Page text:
Regula said he personally discussed construction of a new federal building with GSA Administrator Stephen Perry, who served as a vice president for the Timken Co. in Canton before President Bush tapped him to run the agency.
“I discussed it with him in his capacity as head of the GSA but I’m sure he discussed similar things with many members” of Congress, Regula said. Asked if it helped that Perry was from Canton, Regula said, “Well, I don’t think it hurt.”
The GSA said the decision that a new federal building is needed in Canton “was made by GSA portfolio managers, who have the responsibility for making those decisions nationwide,” not by Perry.
Perry spokeswoman Viki Reath said it is common for the administrator “to meet with House and Senate members, who often express interest in the federal presence in their respective geographic areas.”
A GSA study concluded that in the long run it would cost less to lease a new federal building than to completely renovate the Bow building, agency officials said. They did not provide a copy of the study.
At Regula’s bidding, Congress inserted language in a spending bill passed earlier this year urging the GSA to consider a new federal building.
“The conferees strongly encourage GSA to move forward with the ongoing discussions with representatives of the city of Canton ... involving the Frank T. Bow Federal Building with the goal of finding suitable housing for federal tenants in the Canton area, which includes the option of building a new federal building,” the legislation said.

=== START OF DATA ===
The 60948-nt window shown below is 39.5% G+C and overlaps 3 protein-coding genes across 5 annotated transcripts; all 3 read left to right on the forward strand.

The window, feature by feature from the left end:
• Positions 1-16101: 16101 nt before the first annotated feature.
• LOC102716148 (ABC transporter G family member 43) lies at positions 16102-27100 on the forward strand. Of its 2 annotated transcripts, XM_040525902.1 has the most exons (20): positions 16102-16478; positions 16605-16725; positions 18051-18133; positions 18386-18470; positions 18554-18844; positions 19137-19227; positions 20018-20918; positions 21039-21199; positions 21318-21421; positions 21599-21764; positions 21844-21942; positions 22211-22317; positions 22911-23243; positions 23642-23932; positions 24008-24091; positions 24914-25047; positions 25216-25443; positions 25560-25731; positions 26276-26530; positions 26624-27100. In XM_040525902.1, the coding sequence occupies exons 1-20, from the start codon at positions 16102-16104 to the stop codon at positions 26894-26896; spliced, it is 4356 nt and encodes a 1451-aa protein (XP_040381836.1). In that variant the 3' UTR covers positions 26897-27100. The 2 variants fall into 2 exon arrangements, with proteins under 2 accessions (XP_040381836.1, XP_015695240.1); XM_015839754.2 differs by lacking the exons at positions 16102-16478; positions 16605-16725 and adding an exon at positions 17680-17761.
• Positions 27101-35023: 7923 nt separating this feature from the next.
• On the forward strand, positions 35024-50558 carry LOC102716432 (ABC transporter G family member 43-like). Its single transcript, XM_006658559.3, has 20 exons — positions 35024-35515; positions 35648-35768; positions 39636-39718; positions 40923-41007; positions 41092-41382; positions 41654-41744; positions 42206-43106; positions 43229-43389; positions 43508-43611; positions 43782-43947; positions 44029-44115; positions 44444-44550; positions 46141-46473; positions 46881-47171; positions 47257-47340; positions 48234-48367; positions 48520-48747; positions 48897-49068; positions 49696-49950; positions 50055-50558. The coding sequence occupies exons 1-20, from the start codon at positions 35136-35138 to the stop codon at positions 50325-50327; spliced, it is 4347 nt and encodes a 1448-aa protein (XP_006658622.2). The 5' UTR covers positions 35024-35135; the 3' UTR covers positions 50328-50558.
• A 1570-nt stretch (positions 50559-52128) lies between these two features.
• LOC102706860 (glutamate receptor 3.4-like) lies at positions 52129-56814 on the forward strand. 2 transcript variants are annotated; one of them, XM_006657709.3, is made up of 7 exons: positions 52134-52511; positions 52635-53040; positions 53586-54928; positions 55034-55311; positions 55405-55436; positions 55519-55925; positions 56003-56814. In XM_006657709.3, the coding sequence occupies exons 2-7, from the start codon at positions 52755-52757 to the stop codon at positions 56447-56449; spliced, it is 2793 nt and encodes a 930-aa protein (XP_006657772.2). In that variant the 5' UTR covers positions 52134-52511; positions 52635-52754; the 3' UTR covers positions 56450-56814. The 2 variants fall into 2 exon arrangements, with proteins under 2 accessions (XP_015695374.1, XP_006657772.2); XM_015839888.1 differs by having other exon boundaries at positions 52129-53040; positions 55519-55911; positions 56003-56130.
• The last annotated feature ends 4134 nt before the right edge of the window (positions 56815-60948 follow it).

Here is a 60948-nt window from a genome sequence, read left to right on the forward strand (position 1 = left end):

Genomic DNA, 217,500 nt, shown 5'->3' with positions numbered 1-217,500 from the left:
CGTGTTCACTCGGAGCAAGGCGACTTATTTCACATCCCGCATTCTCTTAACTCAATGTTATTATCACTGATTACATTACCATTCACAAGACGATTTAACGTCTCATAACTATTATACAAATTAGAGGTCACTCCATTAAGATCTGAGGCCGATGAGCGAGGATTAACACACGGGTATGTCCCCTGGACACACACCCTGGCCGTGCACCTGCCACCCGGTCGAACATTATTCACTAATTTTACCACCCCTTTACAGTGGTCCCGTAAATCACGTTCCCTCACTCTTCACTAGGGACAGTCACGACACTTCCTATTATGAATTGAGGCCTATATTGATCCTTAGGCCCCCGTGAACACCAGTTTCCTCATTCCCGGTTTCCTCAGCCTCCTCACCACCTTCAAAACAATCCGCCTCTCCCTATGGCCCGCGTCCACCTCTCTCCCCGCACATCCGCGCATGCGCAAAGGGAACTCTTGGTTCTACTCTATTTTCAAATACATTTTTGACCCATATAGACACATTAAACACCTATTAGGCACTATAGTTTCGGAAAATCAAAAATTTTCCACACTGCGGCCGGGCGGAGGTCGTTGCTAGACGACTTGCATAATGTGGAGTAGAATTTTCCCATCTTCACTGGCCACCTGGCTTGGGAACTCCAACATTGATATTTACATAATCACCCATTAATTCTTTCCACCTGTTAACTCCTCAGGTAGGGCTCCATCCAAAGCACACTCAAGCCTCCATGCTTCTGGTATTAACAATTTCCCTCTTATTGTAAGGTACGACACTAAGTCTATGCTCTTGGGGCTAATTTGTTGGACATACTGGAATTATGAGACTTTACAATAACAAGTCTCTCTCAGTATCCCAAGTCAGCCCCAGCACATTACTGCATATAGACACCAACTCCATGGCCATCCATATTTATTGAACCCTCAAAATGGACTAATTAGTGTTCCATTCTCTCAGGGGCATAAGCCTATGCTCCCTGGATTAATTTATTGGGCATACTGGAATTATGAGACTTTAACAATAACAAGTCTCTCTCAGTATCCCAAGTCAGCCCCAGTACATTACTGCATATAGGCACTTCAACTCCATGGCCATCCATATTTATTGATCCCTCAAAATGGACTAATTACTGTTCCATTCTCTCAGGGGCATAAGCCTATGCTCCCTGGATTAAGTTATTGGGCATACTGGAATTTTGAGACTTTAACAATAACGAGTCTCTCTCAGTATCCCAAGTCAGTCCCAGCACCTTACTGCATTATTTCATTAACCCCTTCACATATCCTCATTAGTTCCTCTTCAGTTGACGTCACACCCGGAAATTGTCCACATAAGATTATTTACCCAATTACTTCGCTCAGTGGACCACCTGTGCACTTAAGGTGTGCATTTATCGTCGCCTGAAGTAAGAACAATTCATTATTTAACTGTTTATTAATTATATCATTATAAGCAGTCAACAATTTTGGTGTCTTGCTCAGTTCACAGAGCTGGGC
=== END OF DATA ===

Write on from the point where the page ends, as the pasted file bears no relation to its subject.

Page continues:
The GAO frequently creates space for government by entering into lease-build agreements, especially in small and medium-size cities such as Canton “where existing buildings often don’t meet space, safety, security or technology requirements of federal agencies,” Reath said.
The Bow building is 54 percent vacant, according to a recent General Accounting Office report on underutilized federal property. During the past three years, Regula has steered $1.5 million into renovation of the structure, which was named after Regula’s predecessor in Congress. Bow represented the area from 1951 until his death in 1972.
A $500,000 earmark Regula put into a spending bill last year is funding exterior renovation, which the contractor who is doing the work said will be complete later this month or in November.
Regula reserved another $1 million in a 2003 spending bill to rehabilitate the heating and cooling system.
Regula believes a new federal complex will spur economic development in downtown Canton.
“It can be an anchor for the southwest part of the city,” he said.
In July 2002, Regula suggested the city could make use of the Bow for municipal courts or other offices if the structure no longer housed federal offices.
The “best way to go,” he said then, would be for the federal government to give the building to Canton in exchange for the land where the new federal center will be constructed.
On Thursday, he said it’s possible the city could acquire the building but “nothing’s been done period” in determining its future. “I’d like to help out the city if possible,” he said when asked about the city acquiring the building.